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IIHF partners with Hockey Canada for goaltending camp

The Ice Garden spoke to assistant director Lisa Haley on the goals for the camp and how the first event went.

The IIHF recently held its first ever international goaltending camp in Granada, Spain.
Martin Merk, IIHF

A recent hockey camp in Spain showed why goaltending is the most important position in the sport of hockey, and particularly in women’s hockey.

Last month, the IIHF and Hockey Canada partnered to host a goaltending camp in Granada, Spain where 40 goalies from 16 non-North American countries attended. Top North American talent and coaching aimed to provide strength to a position that should help create more balance in a sport that almost always sees Canada and the United States face off in international gold-medal finals.

Lisa Haley, assistant coach with Team Canada at the 2014 Sochi Olympics and head coach of Toronto’s Ryerson Rams women’s team, served as the camp's assistant director while goalie coach Joe Johnston ran the on-ice instruction. International hockey talents such as Florence Schelling of Switzerland, Brianne McLaughlin of the U.S., Tuula Puputti of Finalnd, and Zuzana Tomcikova of Slovakia lent their expertise to fellow netminders from non-traditional hockey markets like Hungary, France, Austria, as well as the host country and a dozen others. Each goalie brought goaltending coaches from their respective countries so that lessons taught in Spain could be taken home.

While the IIHF and Hockey Canada have been sharing hockey intel with non-North American countries with similar camps since 2010, this goalie camp was the first of its kind.

The following is a conversation with Haley.

What was your goal for this camp and why was goaltending targeted?

We're trying to expose players, coaches, and support staff to how things are being done in North America, to help them build their federations and close the gap with Canada and the United States, who can't always be in the women's final of the Olympics and world championships every year. That was the intent. This goalie camp was the first of its kind. The rationale for it is that it's the position where the biggest impact can be made. You may have an underdog team, but if you have strong goaltending, you can be competitive with the more skilled countries.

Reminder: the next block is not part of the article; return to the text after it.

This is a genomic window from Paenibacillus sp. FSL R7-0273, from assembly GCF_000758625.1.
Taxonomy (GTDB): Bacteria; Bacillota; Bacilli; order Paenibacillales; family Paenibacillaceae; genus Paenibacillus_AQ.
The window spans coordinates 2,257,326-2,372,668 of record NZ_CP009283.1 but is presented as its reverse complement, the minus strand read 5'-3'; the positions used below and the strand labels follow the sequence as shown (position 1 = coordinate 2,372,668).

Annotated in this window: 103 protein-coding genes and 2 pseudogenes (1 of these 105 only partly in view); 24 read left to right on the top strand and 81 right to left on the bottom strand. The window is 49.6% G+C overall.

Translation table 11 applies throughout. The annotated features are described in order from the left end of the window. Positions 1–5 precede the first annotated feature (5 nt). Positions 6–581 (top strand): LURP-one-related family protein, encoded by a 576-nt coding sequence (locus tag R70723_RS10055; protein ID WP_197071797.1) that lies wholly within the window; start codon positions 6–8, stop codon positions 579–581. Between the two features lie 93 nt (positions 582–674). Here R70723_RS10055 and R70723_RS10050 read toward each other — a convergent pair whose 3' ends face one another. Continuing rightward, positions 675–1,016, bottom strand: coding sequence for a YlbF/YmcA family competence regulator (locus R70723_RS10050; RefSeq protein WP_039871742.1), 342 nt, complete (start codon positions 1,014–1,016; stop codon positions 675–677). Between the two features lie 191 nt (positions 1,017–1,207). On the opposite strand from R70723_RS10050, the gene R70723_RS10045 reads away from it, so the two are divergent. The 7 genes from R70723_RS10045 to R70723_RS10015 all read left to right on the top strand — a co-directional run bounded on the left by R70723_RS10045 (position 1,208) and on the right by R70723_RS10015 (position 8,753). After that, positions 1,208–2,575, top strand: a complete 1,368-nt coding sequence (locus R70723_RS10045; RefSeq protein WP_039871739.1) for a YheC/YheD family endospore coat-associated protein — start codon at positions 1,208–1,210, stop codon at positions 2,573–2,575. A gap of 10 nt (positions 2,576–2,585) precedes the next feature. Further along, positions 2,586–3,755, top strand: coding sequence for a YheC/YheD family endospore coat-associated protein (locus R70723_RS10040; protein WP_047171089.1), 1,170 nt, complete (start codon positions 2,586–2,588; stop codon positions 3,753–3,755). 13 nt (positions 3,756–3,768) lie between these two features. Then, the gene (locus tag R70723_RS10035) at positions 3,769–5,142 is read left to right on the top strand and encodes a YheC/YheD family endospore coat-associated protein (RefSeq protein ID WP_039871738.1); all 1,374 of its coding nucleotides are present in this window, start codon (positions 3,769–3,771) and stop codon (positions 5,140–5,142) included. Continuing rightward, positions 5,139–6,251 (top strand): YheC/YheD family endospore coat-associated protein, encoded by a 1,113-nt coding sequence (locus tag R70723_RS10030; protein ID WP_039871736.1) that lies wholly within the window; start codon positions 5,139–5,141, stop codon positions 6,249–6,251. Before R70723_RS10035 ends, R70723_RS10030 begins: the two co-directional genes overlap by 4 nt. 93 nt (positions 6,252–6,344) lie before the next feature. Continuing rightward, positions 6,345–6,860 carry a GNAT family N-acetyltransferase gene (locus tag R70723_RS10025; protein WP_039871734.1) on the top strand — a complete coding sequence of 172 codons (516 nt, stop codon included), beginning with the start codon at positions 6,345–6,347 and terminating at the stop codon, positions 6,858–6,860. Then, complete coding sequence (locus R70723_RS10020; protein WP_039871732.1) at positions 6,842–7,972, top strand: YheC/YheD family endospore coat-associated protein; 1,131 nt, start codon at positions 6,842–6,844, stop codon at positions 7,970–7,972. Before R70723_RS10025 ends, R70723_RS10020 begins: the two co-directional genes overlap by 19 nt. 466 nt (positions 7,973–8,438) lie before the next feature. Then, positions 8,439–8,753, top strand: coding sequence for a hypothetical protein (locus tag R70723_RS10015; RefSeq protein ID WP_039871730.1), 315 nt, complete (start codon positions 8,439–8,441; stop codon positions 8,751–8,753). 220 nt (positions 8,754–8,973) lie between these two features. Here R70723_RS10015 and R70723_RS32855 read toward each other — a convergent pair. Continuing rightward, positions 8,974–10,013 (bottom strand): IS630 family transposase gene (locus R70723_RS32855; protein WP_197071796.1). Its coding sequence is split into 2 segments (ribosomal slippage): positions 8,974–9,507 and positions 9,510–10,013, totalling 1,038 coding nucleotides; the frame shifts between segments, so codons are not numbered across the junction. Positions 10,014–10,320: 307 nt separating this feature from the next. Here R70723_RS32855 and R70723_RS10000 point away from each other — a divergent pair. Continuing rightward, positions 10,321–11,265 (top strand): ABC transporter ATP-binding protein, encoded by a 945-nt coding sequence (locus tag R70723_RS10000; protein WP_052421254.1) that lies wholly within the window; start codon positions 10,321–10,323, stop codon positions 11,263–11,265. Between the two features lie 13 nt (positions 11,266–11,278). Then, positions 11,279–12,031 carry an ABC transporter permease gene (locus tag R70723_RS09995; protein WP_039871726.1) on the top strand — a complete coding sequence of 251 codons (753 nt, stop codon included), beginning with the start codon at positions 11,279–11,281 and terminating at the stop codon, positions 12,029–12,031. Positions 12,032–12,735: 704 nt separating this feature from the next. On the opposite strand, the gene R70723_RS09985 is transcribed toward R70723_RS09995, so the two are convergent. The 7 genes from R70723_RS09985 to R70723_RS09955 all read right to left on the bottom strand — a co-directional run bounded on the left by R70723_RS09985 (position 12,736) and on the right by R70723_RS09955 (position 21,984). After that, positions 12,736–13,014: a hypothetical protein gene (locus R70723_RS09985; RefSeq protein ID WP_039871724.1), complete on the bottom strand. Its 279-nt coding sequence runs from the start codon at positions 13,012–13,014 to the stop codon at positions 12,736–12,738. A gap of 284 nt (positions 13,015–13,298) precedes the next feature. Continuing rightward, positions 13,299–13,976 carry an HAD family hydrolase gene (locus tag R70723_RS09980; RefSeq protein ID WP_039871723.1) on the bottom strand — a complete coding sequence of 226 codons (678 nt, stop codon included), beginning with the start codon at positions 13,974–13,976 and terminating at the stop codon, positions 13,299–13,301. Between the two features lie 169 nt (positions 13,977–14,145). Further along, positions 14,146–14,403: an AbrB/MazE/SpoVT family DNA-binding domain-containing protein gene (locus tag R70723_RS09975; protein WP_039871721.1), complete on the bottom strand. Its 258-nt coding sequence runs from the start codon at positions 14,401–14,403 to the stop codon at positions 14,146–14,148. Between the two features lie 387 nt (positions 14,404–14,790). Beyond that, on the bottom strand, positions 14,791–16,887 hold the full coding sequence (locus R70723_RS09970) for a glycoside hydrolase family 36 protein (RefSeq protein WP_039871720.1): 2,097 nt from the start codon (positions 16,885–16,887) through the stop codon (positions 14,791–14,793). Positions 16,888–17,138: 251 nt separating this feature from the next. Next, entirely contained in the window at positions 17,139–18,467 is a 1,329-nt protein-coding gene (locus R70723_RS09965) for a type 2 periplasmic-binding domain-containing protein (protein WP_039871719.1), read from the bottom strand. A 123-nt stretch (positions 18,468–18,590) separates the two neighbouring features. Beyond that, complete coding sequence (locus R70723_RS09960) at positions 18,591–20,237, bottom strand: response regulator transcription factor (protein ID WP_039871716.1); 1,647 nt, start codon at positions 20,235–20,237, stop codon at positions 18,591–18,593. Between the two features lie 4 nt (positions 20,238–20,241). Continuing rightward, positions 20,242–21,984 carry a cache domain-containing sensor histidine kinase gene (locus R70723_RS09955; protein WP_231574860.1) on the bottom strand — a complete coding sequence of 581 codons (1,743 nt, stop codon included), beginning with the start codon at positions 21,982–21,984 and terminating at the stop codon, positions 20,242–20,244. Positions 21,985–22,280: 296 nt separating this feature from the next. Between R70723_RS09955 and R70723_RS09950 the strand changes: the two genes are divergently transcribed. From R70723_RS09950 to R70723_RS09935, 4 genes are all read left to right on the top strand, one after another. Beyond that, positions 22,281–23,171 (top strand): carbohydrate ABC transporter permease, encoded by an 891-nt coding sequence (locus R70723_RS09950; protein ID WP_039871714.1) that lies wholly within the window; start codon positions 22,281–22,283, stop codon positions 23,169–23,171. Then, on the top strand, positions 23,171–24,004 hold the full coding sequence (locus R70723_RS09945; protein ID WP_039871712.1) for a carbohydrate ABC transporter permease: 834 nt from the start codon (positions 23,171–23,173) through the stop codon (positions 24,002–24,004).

It was a great opportunity to get some exposure there. That was certainly one of the draws, to grow the game in a country where hockey hasn't traditionally been a hotbed. I looked at the goalie coaching staff that was there and thought it was the best opportunity to learn form the best in the game.

As a traditional bench coach, what did you learn about coaching goalies and the current state of the position?

For 21 years, I've been a bench coach, and I was blown away with how technical the position actually is. Goaltending is now down to a science.

What also surprised me was how much video coaching was useful for breaking language barriers. A lot of the girls spoke some English but there were some that didn't speak any. Some of the teaching points [on video] were in a universal language. There was lots of great debate among the goalie coaches on how to defend things like the low-post play. The sharing of knowledge was awesome.

What is Spain’s relationship with hockey?

The rink that the camp was held at hosts a senior men's team, the Granada Grizzlies. The players ranged in age from 14 to mid-30s, and they were our shooters all week. Their coach, he's actually the player/coach, is originally from the Czech Republic, he married a local woman and they've decided to raise their family there. He talked about sporting goods stores in Granada not having even one piece of hockey equipment.

The general manager of the rink is also on the men's team and his five-year-old daughter was an amazing hockey player for her age. I bet she's the best five-year-old player in all of Spain, male or female.

What’s the next step for this camp and goaltending development?

There are so few goalies and so it's such a key position. It does deserve its own niche in terms of development. It didn't take long for us to recognize an opportunity to leave a legacy for this camp, that it should happen every year, and that we give it our full attention so the IIHF sees the value in it and continues to invest in it. I think you'll see more of this in the future, that's my prediction.